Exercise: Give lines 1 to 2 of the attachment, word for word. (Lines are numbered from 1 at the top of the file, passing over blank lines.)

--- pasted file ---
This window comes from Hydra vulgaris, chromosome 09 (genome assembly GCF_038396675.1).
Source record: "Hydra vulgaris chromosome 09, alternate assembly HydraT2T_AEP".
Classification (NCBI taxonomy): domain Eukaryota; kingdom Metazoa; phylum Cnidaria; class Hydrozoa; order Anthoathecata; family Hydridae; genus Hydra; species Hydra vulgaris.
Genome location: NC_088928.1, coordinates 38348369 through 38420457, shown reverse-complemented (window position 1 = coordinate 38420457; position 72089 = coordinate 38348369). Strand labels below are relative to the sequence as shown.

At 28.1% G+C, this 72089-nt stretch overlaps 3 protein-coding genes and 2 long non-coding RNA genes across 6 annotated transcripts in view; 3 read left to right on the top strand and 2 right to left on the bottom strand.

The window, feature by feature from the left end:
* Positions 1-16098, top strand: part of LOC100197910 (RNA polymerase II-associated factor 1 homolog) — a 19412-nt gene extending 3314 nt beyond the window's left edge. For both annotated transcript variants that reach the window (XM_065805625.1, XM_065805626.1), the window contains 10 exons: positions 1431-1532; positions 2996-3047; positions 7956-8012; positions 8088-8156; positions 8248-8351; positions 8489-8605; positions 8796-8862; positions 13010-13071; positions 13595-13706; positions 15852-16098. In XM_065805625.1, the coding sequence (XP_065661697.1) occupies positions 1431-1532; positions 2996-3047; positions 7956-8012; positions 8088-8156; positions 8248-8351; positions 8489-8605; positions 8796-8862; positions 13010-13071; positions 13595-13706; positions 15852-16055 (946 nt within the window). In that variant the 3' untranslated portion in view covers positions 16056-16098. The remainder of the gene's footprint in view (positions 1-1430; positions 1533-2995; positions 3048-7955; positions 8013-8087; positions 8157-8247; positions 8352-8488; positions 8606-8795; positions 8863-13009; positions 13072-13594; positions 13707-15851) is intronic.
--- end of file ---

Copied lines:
This window comes from Hydra vulgaris, chromosome 09 (genome assembly GCF_038396675.1).
Source record: "Hydra vulgaris chromosome 09, alternate assembly HydraT2T_AEP".